Articles Tagged with LPL financial

The securities fraud attorneys at Malecki Law are interested in hearing from investors who have complaints against stockbroker Megan Resch.  Ms. Resch is currently registered to sell securities with LPL Financial LLC in the broker-dealer’s Morristown, New Jersey office, according to her publicly available BrokerCheck records maintained by the Financial Industry Regulatory Authority (FINRA). Ms. Resch has been registered with LPL Financial since November 2010, and before then was registered to sell securities with Multi-Financial Securities Corporation in Martinsville, New Jersey from January 2006 to November 2010, according to her BrokerCheck records.

Ms. Resch’s BrokerCheck records indicate that two customers have raised disputes regarding her recommendations, including 2014 allegations of an unsuitable limited partnership investment that causes losses, which was settled for $78,400.  Additionally, a customer alleged in 2011 that there were misrepresentation and suitability issues on investments from April 2007 to December 2010, which dispute was settled for $105,000, according to the BrokerCheck records.

Generally speaking, FINRA Rules require that recommendations made by the broker to the customer be suitable.  This means that the broker must consider the investor’s age, investment experience, tax status, other investments, as well as other factors when making a recommendation to buy or sell securities.

The Financial Industry Regulatory Authority (FINRA) announced on July 19, 2016 in a News Release that it had fined Prudential Annuities Distributors, Inc. $950,000 for “failing to detect and prevent a scheme that resulted in the theft of approximately $1.3 million from an 89-year-old customer’s variable annuity account.  Prudential Annuities Distributors acts as a principal underwriter and distributing broker-dealer for life and annuity products issued by its affiliates.

According to the News Release, a former registered Sales Assistant named Travis Wetzel, who worked at LPL Financial, stole money from the elderly customer’s account by submitting to Prudential Annuities Distributors 14 forged annuity withdrawal requests.  The News Release detailed that each month, from July 2010 to September 2012, Mr. Wetzel submitted 4 to 5 withdrawal requests totaling approximately $50,000.  The News Alert detailed that all withdrawn funds were deposited into an account in Mr. Wetzel’s wife’s maiden name that was controlled by Mr. Wetzel.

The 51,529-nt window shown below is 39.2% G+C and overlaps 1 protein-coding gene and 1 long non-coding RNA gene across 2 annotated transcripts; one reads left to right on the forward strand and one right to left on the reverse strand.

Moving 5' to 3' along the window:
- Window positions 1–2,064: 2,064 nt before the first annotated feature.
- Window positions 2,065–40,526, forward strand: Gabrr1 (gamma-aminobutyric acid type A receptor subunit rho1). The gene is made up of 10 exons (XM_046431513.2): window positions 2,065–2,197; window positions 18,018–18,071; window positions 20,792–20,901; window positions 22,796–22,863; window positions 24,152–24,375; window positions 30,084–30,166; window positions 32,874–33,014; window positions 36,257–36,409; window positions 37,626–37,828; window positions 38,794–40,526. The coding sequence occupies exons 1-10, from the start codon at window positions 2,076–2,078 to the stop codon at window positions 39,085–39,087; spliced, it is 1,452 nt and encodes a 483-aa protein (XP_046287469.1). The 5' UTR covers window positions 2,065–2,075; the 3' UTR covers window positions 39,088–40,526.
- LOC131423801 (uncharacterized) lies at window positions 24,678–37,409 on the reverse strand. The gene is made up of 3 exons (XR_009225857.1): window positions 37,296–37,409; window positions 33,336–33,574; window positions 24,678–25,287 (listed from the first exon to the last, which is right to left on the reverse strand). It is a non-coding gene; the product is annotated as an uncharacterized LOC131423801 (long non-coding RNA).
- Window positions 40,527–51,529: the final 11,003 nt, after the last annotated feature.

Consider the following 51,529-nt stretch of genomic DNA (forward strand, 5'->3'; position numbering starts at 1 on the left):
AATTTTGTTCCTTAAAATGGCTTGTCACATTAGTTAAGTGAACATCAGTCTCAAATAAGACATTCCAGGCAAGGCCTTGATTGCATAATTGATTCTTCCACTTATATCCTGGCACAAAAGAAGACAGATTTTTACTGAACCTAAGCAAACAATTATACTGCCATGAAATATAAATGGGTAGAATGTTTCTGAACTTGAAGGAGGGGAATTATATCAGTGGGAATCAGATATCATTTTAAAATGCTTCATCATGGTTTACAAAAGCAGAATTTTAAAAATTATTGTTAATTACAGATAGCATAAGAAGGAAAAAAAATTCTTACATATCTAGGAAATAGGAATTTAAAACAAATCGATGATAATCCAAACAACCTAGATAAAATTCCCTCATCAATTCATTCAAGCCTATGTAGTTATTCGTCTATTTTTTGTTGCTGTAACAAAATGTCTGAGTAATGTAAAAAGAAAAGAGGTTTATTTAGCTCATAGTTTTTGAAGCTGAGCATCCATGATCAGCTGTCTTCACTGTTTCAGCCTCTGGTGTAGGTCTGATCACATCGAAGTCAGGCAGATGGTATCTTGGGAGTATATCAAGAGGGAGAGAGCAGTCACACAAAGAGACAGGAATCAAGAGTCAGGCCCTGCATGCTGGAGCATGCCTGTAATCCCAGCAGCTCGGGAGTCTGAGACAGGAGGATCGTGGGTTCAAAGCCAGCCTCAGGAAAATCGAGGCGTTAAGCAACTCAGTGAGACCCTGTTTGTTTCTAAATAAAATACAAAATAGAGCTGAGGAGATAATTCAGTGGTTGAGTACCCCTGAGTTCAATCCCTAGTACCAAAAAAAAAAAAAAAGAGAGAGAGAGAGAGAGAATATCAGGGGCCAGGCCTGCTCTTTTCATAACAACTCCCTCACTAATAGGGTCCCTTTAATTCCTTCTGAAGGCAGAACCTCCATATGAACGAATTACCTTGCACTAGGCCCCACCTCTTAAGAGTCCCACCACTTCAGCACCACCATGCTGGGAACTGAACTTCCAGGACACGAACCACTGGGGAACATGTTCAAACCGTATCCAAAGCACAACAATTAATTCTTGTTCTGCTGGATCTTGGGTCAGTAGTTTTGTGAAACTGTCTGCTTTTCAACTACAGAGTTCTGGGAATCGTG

Prudential Annuities Distributors consented to the fine by submitting a Letter of Acceptance, Waiver and Consent No. 2012034423502 (AWC).  According to the AWC, each transaction submitted by Mr. Wetzel triggered an alert, or a “red flag,” putting Prudential Annuities Distributors on notice that his requests may be fraudulent.  Each alert required that a person manually review and confirm each transaction, and for each transaction, personnel determined the activity appeared legitimate, according to the AWC.  The AWC also noted that for 44 transfers, Prudential Annuities Distributors also determined that the withdrawn funds were paid to the customer, when they were not actually sent to the customer.

LPL Financial LLC has agreed to pay two more settlements, and these are big ones.  On September 23, 2015, it was announced that LPL Financial entered into two settlements for disputes arising from the firm’s supervisory system over recommendations of alternative products, including non-traded real estate investment trusts (REITs).  This time, LPL has agreed to pay $1.425 million to 48 States, the District of Columbia, Puerto Rico and the U.S. Virgin Islands, according to a news release put out by the North American Securities Administrators Association (NASAA).  Separately, it was reported that LPL agreed to pay Massachusetts and Delaware Attorneys General $1.8 million for placing 200 clients into leveraged exchange traded funds (ETFs).  To top it off, it appears New Hampshire regulators continue to seek approximately $3.6 million from LPL arising from the sale of non-traded REITs, according to the Think Advisor article.

LPL Financial is no stranger to substantial fines for supervisory failures tied to alternative products.  In May 2015, the Wall Street Journal reported that the Financial Industry Regulatory Authority (FINRA) fined LPL Financial $11.7 million over failing to properly supervise complicated products such as nontraditional ETFs.  Malecki Law also noted in March 2014 that LPL was fined $950,000 by the over its supervisory failures stemming from recommendations of non-traded REITs and other illiquid investments.  At that time, we posited the question whether the fines being assessed are large enough to deter future bad conduct?  Time will tell.  Malecki Law continues to represent and recover money for investors that suffered losses as a result of unscrupulous recommendations in non-traded REITs and other alternative products such as leveraged ETFs.

Non-traded REITs are particularly problematic and unsuitable products for many investors.  Brokers like to recommend them because the products typically pay a high commission, but non-traded REITs are illiquid and may cause a substantial loss to the investor’s principal payment when buyers on secondary markets will only accept the products at a drastic discount to the actual price initially paid.

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